It’s been about a year since I listened to the audiobook version of The Big Leap. It’s one of the biggest breakthroughs I’ve ever had. I listened a second time and then bought it for my kindle and hardcopy. There are so many nuggets. I highly recommend this book for everyone because he goes into so many other areas of life as well. Most of us have a story in our minds that was rewired when we were children. We adopted a belief about how the world works, and it’s holding us back.

This is not the point in the story where I say “And now I am a fitness champion, making a million dollars and look amazing every morning before I leave the house.” HAHA! Sooooo not the case. I’m a work in progress. What I can tell you is that one year later, I’m less quick to be concerned with what other people think about what I am eating, wearing, or not wearing. I am getting more comfortable in my own skin. I am giving myself permission to let that achiever out. One step at a time. It’s been 16 years since I buried her. One day at a time, I let her out a little bit more. I feel very confident in saying just give me a little bit more time. Soon I will finally hit, and keep my goal weight. I have gone from wearing makeup once or twice a week to probably three or four times a week. Eventually it will be part of my morning routine, only because I want it to be. I can already see the progress financially. I’m not crushing my goals, but I have raised the bar. That number I used to feel comfortable with is now bigger. It’s been six months straight of a new number. I would like to double it so my husband and I can get out of debt, build a large savings, remodel our house and be able to adopt children. Those things will happen.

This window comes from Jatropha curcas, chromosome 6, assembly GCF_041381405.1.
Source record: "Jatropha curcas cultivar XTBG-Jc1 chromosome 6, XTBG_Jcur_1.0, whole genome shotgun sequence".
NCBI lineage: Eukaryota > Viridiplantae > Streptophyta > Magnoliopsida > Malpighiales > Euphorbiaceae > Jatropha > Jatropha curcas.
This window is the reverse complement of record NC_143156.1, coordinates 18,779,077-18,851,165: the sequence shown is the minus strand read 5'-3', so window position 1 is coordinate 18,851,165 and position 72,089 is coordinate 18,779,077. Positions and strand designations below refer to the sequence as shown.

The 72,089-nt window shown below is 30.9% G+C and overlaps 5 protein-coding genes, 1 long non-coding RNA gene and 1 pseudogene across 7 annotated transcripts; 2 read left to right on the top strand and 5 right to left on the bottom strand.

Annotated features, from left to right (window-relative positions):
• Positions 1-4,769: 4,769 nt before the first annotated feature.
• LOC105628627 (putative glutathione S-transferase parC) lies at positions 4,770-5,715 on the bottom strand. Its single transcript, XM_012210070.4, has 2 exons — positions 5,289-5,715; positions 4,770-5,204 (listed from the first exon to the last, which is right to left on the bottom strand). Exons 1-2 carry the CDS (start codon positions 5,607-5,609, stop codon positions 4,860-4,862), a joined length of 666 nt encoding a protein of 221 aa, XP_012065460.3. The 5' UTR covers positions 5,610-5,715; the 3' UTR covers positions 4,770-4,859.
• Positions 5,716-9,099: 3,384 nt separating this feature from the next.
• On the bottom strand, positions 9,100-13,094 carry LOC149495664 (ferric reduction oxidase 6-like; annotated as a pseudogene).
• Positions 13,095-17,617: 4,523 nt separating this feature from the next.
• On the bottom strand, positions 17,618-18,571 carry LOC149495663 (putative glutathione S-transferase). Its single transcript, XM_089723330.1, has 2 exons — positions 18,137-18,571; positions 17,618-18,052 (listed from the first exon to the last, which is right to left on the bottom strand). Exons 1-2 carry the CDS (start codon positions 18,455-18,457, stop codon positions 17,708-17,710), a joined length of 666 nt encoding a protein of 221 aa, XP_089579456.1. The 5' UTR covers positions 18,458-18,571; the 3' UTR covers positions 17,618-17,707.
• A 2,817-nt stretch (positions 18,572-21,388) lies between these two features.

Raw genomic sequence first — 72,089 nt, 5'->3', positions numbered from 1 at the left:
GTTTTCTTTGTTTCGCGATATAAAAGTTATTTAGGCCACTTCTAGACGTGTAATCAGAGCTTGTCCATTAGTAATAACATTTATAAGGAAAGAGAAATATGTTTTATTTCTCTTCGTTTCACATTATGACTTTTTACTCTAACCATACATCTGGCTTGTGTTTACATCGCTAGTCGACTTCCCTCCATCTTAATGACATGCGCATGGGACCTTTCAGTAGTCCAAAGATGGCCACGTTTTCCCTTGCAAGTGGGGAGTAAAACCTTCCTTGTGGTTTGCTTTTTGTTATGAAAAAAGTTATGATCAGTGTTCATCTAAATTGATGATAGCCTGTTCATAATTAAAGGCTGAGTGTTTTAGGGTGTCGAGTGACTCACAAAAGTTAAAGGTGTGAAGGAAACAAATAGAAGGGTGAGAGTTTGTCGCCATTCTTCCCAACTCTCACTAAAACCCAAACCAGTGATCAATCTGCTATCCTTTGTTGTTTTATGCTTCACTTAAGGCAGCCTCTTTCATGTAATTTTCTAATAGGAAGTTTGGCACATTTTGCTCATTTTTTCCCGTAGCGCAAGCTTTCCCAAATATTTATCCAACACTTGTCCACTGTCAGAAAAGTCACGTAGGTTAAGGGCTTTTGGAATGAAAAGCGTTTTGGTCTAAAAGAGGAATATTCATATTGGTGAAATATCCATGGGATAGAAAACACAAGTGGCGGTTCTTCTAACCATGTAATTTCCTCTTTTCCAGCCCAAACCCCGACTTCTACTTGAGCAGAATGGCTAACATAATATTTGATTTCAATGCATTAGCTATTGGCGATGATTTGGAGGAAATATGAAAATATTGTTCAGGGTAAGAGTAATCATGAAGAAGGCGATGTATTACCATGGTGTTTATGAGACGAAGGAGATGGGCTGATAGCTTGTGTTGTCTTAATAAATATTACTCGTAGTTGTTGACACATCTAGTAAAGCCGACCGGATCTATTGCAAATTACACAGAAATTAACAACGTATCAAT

Now when I look in the mirror I don’t look at the outer layer. For the last few weeks when I look in the mirror I talk to the girl inside. I sing “this little light of mine” to myself, and I am determined to let her shine. I’ve been wearing a lampshade for 16 years. I so desperately want to take it off and let her shine in all her glory. It’s just a comfort zone thing, and I’m expanding. I used to feel the flab on my stomach, arms or thighs. Now I ignore it. I acknowledge the muscles I can feel underneath, and I tell them “I’m working to remove the layers. I’ll allow you to be seen soon. Just keep growing in there. You’ll come out soon.”

I know this was a long post. If you made it this far, I appreciate you. Writing these words brings me so much healing. Hopefully there’s a nugget or two in here that inspires you to let your inner light shine too. We all have greatness within. We all have a comfort zone. What’s holding you back? Do you know what your fears are?

Please note: I reserve the right to delete comments that are offensive or off-topic.